Introduction

 

WelcomeImage-1 to my blog where I am recording my experiences as an international graduate in pharmacy who has returned home to Canada to practice…..so I thought. My aim here is to educate pharmacists/graduates who are qualified overseas on my personal experiences of pharmacy here, specifically in Ontario. Just a quick background information, I was born and raised in Canada and I decided to do my pharmacy degree at an university overseas in an English-speaking western country. I have now graduated and currently going through the “lovely” process of being registered in Ontario.

My goal in this blog is to help students make informed decisions and understand the current condition of pharmacy in Canada from the point of view of an international student hopefully save you a lot of stress and possibly money!

 

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Studentship

So the OCP has finally granted you studentship status and you can finally start your training and your amazing career right? WRONG!!!!!

Unfortunately pharmacies in Ontario (private and corporations) no longer include studentships (they only accept internships) in their budget so it is extremely difficult to find a pharmacy to take you on. Even if you offer to do it for free you will still find yourself searching many months down the road. Also, you have to compete with graduates from both Toronto and Waterloo who grab positions everywhere including both rural and city areas. Pharmacies also prefer graduates from these two universities, followed by universities from the rest of Canada, then the US and finally other English countries such as England, Australia and New Zealand. If you didn’t get your degree from one of these countries then your chances are even slimmer. I am in no way suggesting your degree is inferior but I literally was asked when I applied to pharmacies where I did my degree and trust me if you didn’t get it from Ontario or other Canadian provinces/territories be prepared to be rejected over and over again. Finally, it’s enough that you have to compete with the Toronto graduates in spring when they graduate but also be aware the Waterloo graduates graduate at various times of the year so basically the competition is all year round.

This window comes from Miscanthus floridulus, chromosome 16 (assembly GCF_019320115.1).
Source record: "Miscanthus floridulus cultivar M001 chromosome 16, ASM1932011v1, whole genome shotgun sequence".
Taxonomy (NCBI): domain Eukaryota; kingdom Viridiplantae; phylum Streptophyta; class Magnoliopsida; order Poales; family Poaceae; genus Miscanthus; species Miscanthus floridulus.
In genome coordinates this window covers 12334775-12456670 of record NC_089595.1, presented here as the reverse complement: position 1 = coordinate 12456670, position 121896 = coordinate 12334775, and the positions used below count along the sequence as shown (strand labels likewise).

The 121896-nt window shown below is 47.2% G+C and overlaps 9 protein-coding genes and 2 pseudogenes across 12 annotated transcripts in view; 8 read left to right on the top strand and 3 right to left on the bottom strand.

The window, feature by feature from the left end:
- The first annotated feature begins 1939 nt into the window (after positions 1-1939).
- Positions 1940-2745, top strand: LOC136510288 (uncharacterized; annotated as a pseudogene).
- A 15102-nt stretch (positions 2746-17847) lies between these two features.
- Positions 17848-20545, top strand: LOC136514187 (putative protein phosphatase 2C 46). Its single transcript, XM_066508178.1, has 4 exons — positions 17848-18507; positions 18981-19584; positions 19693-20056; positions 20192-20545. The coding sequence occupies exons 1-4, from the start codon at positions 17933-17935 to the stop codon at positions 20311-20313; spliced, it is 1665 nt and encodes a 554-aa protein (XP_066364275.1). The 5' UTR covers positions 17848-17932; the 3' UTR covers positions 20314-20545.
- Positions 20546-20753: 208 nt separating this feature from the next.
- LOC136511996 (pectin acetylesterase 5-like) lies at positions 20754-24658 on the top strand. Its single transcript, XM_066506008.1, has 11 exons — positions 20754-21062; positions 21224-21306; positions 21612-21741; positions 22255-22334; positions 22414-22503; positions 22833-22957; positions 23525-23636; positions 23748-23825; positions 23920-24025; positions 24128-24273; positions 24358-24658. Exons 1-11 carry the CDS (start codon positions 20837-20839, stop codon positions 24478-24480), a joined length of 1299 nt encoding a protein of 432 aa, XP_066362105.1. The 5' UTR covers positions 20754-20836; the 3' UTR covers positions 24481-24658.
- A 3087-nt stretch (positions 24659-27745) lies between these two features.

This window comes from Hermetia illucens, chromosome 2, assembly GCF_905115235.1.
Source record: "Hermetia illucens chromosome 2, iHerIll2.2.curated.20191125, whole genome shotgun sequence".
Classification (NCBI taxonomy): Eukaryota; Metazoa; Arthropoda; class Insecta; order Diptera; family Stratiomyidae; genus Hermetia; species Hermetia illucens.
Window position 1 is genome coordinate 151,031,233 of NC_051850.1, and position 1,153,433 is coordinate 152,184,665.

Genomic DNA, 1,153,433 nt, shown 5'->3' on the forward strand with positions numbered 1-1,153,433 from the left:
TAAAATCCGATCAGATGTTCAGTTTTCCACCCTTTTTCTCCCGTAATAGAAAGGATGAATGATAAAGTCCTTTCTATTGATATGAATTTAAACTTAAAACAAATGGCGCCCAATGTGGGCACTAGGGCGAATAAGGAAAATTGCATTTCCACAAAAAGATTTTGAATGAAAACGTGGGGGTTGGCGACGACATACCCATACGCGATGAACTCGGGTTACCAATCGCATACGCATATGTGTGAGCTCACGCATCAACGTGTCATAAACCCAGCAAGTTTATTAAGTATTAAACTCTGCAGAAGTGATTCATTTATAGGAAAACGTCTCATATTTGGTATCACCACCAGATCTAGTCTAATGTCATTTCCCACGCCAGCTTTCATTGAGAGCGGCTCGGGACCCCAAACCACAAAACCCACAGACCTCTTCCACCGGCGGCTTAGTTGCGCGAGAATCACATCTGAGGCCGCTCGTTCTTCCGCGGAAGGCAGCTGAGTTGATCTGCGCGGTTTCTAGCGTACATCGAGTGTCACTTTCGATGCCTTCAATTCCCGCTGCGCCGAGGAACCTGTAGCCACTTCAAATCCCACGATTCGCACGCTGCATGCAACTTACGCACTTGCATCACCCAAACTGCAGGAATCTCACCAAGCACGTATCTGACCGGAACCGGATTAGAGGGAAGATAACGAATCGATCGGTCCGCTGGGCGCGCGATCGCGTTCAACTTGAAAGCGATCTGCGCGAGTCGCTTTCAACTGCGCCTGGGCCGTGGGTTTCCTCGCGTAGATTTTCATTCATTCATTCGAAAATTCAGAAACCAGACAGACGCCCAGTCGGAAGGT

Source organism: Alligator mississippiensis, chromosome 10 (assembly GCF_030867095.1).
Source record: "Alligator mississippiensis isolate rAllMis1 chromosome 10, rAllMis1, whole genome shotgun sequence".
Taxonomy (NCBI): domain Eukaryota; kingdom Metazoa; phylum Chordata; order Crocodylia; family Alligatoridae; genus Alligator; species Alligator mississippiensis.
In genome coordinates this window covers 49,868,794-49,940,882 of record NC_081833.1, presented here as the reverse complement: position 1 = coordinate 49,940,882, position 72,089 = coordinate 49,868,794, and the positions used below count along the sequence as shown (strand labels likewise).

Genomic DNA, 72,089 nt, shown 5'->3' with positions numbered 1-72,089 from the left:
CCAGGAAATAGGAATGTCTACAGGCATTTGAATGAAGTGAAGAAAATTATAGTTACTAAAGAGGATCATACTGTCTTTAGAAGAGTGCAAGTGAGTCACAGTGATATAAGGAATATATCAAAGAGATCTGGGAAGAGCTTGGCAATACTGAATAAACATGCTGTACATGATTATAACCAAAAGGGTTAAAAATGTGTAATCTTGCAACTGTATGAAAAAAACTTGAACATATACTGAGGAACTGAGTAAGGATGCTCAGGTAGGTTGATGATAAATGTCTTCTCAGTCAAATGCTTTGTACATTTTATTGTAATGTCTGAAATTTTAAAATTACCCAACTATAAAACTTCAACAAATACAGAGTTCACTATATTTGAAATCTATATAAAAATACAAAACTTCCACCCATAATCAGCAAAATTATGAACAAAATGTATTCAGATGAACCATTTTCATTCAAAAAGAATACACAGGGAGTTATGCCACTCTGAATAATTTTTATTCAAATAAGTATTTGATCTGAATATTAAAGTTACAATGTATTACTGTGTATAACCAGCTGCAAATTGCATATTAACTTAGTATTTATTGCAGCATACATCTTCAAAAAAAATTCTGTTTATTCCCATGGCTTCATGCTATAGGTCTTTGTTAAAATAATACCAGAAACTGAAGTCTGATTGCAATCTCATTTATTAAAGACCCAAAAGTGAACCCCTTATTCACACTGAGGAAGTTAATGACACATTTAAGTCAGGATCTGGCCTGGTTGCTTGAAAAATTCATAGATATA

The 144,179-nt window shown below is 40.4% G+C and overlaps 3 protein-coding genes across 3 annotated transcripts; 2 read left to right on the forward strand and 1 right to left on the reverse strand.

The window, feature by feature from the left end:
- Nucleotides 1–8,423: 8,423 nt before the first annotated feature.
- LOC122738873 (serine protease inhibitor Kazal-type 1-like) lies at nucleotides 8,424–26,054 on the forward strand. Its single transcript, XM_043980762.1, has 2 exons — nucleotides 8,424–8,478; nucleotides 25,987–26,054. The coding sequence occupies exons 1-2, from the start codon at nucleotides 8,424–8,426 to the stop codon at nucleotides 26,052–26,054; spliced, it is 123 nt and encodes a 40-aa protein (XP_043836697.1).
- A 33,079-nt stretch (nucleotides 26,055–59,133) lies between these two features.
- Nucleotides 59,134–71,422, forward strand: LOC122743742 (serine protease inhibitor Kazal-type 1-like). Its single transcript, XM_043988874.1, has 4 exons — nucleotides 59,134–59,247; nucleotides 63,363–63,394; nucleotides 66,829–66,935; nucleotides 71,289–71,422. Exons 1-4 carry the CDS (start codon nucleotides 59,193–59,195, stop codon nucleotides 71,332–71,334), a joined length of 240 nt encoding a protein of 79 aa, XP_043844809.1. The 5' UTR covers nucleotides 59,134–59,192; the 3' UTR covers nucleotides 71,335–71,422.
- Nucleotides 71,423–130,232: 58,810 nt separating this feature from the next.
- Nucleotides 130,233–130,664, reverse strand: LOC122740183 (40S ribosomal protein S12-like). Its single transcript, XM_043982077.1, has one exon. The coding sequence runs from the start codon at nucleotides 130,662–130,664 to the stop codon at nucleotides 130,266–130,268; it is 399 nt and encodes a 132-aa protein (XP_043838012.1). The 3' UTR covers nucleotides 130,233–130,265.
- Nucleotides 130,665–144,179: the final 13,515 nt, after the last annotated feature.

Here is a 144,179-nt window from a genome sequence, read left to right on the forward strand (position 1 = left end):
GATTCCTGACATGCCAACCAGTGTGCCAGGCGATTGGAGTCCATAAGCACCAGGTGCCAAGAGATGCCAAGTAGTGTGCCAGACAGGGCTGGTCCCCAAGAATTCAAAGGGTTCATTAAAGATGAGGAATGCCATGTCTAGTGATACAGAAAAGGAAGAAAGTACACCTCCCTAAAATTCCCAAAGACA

Another major factor to consider is the role of pharmacy technicians. Pharmacy technicians are also regulated by the OCP and they require preceptors too so you will also find in many instances that when you contact the pharmacy that the pharmacist is too busy to take you on because they are training the pharmacy technicians. Due to the economy, pharmacies have tight budgets and pharmacy technicians can do the dispensing duties of a pharmacist so it is cheaper to hire more pharmacy techs than hire pharmacists. So you’ll find yourself competing with the pharmacy techs even after you get your license in Ontario.

Good luck to you all!

Registration as a Student in Ontario

So you have completed all the PEBC exams and think the hard part is over? All your worries are over and you can move on with your life and start your ‘amazing’ Canadian pharmacy career? WRONG!!!!

If you failed one of the qualifying exams (not sure about the evaluation exam) then you will be required by the Ontario College of Pharmacists (OCP) to undertake the international pharmacy graduate program (IPG) at the University of Toronto. This will require months of more university courses, tuition, rent in Toronto and etc. It definitely is not worth the effort, stress and money especially considering a pharmacy career in Ontario has gone downhill recently. If you can do something else with your life and be happy, get out while you still can! I can’t give much advice in this instance as I did not fail any of my exams (thank goodness!) but whilst I waited for my marks and contemplated what I would do if I failed, I knew I wouldn’t do the IPG even if that meant leaving pharmacy for good…it’s just not worth it, life is too short.

If you are like me and passed all your exams on the first attempt then it’s a walk in the park from here and you will start your studentship shortly……WRONG!!!

You still have to convince the OCP that you don’t need to do the IPG and this takes time. First of all, you have to register as a student by filling out more forms and paying the fees. EVERYONE needs to prove their English proficiency even if you’re like me and was born and grew up in Ontario and did my pharmacy degree in an English speaking country. You’ll have  to contact the OCP and find out how you can fulfill this requirement. Most people do the IELTS but the OCP website lists several acceptable English exams and the required mark….great fun and more money.